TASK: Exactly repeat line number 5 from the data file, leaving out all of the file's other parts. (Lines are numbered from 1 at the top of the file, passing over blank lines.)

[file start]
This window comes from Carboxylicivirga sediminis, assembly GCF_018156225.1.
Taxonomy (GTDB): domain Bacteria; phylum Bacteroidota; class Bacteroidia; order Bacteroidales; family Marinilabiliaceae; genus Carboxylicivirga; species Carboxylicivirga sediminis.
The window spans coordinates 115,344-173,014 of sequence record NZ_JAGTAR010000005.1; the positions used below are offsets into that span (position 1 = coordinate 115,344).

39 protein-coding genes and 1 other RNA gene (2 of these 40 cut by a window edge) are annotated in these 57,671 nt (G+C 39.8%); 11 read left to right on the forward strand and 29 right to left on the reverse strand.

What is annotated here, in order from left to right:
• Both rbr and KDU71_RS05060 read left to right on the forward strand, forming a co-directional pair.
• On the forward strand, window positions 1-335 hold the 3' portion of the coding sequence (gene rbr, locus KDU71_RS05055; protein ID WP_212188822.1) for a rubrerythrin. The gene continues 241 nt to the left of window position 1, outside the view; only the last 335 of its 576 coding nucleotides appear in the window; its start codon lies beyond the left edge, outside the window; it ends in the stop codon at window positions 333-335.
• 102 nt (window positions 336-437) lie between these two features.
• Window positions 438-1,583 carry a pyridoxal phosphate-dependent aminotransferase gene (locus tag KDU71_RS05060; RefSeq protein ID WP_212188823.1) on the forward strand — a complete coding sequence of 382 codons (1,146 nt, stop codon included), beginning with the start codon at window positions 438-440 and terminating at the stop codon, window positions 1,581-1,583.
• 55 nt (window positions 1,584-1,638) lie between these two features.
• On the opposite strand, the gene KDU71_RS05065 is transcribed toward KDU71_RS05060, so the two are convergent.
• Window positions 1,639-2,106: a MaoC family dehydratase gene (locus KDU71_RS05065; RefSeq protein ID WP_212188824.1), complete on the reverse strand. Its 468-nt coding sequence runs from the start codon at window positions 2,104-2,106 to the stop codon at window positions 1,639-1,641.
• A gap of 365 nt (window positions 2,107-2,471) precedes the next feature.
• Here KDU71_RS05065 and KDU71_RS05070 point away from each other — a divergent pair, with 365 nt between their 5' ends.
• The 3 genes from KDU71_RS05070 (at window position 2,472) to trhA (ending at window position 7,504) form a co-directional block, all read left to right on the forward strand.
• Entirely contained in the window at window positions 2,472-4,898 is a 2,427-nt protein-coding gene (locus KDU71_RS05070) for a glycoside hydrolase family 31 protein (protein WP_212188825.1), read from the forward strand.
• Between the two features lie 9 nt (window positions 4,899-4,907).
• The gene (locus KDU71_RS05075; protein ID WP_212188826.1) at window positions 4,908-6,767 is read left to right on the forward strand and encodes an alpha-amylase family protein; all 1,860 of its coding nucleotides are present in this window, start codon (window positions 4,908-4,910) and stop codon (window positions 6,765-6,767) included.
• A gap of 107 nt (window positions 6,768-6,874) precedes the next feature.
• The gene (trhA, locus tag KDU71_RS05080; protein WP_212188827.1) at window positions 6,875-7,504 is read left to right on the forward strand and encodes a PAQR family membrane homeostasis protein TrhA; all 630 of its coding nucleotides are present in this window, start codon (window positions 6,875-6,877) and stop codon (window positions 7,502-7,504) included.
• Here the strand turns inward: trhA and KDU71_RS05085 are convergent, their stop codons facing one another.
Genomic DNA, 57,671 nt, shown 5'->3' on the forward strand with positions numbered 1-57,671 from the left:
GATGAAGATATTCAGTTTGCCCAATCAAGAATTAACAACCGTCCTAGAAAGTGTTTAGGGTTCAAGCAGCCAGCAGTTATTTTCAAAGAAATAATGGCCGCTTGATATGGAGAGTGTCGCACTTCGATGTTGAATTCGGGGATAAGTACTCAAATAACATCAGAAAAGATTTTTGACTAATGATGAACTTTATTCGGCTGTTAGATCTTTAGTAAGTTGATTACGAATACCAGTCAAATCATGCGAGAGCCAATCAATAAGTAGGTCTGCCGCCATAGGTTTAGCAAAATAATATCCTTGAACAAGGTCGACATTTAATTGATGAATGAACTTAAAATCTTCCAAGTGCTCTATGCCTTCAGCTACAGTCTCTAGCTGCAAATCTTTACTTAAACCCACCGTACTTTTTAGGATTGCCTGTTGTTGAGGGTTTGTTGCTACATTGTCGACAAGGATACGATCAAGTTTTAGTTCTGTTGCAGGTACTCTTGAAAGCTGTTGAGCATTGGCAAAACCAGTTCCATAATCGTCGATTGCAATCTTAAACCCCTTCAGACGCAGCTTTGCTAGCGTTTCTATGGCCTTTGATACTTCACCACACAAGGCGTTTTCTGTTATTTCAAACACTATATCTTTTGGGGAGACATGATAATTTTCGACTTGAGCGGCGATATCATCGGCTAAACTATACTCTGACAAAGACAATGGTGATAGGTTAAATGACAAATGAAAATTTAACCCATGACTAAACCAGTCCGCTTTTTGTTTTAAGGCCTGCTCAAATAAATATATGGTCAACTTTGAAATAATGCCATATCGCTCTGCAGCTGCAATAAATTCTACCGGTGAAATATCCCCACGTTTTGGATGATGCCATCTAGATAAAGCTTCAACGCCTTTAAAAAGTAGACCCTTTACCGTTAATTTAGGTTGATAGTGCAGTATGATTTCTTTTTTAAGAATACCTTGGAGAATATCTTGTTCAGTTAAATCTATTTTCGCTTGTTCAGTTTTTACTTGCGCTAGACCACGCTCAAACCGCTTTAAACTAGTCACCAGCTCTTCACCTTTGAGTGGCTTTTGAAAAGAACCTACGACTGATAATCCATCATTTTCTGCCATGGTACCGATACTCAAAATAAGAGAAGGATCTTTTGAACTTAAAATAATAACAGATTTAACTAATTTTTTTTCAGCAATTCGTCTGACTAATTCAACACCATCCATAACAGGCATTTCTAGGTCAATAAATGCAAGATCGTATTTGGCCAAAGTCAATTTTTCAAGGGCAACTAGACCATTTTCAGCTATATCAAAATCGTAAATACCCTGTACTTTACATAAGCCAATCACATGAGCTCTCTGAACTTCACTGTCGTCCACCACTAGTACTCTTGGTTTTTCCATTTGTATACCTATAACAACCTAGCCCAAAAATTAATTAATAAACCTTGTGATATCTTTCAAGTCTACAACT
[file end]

What is annotated here, in order from left to right: